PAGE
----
After an eight-year stay with Vestar Capital, Aearo Corp. has found a new home in the portfolio of Bear Stearns Merchant Banking, which agreed to pay $385 million to acquire the Indianapolis-based company, including the assumption of $210 million in debt.
Aearo manufactures personal protection gear and focuses primarily on the hearing, eye, face, head and respiratory areas of market, and sells equipment such as goggles, earplugs, respirators, hard hats, and gloves. The company has more than 1,500 employees worldwide, and in 2003 posted net sales of $326.9 million.
“This is an old-fashioned type of buyout for us,” Bear Stearns Senior Managing Director Douglas Korn said. “The management team here has really taken a consumer goods approach to driving this business through branding, rapid product generation, and basically just a more modern method to running a company in this industry.”
To finance the $385 million deal, Bear Stearns Merchant Banking has reportedly tapped Deutsche Bank Securities and Bear Stearns to contribute $350 million of debt, taking the form of a $125 million term loan and a $50 million revolver, with the balance covered by a subordinated debt and high-yield package. Vestar, meanwhile, will maintain a 10% stake in the business, while Aearo management, led by CEO Michael McLain, will co-invest as well. Deutsche Bank advised Aearo on the sale.
Vestar Pockets Return
Through the transaction, Vestar will realize a return of roughly 4x its investment, and record an IRR of approximately 17% over its eight-year holding period. The firm originally acquired control of the business for approximately $200 million, with an equity contribution of $31 million. And while Aearo made a number of notable acquisitions during its time in the Vestar portfolio, including purchases of Peltor and Safety Optical, they were accomplished without Vestar adding any incremental equity to its original investment.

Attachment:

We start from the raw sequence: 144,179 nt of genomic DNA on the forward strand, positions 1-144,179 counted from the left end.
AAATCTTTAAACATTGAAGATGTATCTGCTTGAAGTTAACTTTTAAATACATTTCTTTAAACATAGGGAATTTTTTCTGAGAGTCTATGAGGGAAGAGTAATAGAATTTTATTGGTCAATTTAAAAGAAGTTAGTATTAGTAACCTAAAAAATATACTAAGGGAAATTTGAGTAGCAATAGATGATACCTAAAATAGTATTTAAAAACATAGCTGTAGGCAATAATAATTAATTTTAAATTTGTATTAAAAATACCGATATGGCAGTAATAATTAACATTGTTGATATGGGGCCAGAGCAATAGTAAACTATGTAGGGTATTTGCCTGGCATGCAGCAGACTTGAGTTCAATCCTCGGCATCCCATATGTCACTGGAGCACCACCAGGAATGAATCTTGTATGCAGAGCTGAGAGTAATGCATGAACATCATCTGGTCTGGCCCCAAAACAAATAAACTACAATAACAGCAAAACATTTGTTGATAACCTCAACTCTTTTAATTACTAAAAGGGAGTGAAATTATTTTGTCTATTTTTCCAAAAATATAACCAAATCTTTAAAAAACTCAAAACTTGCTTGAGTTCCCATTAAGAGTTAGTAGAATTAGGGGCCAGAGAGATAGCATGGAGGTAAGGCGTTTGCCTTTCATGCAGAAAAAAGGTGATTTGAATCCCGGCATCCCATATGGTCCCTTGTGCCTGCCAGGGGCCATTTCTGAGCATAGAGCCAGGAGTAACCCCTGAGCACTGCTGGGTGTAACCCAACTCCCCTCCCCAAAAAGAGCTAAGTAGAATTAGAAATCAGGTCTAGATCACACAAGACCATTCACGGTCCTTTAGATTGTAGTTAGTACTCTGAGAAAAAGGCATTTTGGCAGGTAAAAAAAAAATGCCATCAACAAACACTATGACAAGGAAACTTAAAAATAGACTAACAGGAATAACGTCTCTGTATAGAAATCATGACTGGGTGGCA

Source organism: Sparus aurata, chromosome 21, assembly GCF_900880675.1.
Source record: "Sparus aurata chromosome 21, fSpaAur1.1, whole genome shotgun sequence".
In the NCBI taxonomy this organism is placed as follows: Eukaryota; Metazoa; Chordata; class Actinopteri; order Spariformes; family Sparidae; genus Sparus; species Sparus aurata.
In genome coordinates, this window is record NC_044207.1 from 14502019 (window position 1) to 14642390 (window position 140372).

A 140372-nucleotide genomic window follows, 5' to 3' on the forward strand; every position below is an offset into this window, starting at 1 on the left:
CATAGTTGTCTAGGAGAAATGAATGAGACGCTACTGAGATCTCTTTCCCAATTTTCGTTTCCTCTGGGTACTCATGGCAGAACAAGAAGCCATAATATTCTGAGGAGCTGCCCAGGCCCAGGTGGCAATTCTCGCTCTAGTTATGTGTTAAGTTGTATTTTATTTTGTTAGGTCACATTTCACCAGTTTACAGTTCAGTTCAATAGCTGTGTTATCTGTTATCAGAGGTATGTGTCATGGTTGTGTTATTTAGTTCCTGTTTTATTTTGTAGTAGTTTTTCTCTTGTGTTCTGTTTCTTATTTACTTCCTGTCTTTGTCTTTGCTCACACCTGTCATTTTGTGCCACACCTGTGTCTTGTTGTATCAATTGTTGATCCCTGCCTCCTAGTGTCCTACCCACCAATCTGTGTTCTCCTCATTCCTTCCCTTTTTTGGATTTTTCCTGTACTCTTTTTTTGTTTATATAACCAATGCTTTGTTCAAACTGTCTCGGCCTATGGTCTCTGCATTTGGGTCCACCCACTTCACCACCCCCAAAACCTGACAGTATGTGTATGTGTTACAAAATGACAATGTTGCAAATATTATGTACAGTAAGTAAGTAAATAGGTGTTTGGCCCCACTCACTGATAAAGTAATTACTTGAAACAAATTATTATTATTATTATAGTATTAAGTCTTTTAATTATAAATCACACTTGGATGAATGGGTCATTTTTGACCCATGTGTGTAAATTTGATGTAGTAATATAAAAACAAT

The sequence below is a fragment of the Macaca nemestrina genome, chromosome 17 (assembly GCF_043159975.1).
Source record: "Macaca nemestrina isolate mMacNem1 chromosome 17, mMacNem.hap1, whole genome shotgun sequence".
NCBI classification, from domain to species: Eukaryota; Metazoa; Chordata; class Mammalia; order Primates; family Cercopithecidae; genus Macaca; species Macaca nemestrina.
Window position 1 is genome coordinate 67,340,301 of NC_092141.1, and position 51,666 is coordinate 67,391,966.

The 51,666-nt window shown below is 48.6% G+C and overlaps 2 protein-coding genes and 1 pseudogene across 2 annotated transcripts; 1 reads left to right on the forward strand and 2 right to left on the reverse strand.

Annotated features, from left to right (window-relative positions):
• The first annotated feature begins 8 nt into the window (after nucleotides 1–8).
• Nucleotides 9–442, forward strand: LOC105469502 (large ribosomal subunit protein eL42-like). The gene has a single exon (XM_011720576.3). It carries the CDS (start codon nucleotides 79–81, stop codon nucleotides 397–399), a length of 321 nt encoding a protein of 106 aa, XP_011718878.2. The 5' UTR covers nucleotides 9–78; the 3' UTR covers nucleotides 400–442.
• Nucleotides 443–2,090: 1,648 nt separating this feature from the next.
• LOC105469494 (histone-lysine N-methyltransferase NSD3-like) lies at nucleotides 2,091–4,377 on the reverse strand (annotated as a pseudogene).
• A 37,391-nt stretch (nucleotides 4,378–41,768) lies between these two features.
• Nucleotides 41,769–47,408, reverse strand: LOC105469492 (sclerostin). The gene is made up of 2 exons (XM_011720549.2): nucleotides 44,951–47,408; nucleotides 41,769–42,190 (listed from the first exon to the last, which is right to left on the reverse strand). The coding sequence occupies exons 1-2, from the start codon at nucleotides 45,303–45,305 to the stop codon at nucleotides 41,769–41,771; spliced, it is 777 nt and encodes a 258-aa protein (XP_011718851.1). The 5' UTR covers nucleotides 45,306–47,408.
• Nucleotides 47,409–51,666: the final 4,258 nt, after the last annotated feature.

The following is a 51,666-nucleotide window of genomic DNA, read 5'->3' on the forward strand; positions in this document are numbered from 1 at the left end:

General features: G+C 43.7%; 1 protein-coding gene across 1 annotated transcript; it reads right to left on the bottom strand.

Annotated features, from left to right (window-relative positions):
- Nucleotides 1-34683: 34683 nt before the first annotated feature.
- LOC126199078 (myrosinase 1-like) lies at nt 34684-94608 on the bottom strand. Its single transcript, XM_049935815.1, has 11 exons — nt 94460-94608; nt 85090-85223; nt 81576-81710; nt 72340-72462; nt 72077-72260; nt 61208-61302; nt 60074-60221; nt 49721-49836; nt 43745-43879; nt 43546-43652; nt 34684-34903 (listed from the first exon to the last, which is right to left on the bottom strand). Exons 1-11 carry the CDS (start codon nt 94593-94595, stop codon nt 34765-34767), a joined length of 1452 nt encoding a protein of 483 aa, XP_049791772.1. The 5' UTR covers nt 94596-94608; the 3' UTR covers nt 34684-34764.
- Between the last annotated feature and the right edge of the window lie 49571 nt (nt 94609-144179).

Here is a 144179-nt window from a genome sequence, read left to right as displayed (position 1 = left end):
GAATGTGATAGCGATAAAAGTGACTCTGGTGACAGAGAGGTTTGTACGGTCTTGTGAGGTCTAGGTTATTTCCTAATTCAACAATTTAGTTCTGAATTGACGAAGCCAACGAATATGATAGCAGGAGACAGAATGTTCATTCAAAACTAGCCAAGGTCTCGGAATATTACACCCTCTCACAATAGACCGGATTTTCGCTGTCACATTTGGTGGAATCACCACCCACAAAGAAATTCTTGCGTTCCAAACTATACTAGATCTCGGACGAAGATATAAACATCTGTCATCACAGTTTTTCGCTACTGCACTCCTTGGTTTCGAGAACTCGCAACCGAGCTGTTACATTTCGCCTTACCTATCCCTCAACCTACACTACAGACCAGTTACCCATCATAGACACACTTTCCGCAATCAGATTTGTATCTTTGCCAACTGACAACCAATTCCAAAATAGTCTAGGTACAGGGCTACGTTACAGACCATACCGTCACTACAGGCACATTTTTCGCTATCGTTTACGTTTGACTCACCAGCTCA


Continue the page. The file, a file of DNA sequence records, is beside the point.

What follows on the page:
“During this investment we were able to navigate through a couple of challenges,” Vestar Managing Director Norman Alpert said. “We ran into some software installation problems that had a negative impact when we first acquired the business, and currency movements when the dollar was strong against the Euro didn’t help. But with the economic recovery and favorable currency markets, the business has started to go on a pretty good run. Plus, some of the initiatives that we instituted have started to kick in, and that helps.”
Aearo has also been able to grow despite the continued decline in North American manufacturing jobs, a factor that Alpert noted, “has really been a wind in our face.”
However, while high unemployment figures mean there are potentially fewer people wearing Aearo products in North America, the company has bolstered its presence overseas. “They’ve got a budding international presence, so we’re not entirely captive to what’s going on in North America. They’ve been able to grow during a very difficult economic period, particularly in the context of manufacturing jobs,” he added. “And on a relative basis, we’re expecting the next five years to look better in terms of North American manufacturing employment. If this company was able to grow in a period of rapid decline [in employment numbers], then they should be able to grow even more with job expansion.”
Bear Stearns used its $1.5 billion Bear Stearns Merchant Banking II fund for the investment, and following the deal the fund will be roughly half invested.
Buyer: Bear Stearns Merchant Banking
Target: Aearo Corp.
Seller: Vestar Capital
Advisor: Aearo: Deutsche Bank
Legal Counsel: Vestar: Simpson Thacher & Bartlett LLP, Bingham McHale LLP, Bear Stearns: O’Melveny & Myers LLP
Accountant: Vestar: Deloitte & Touche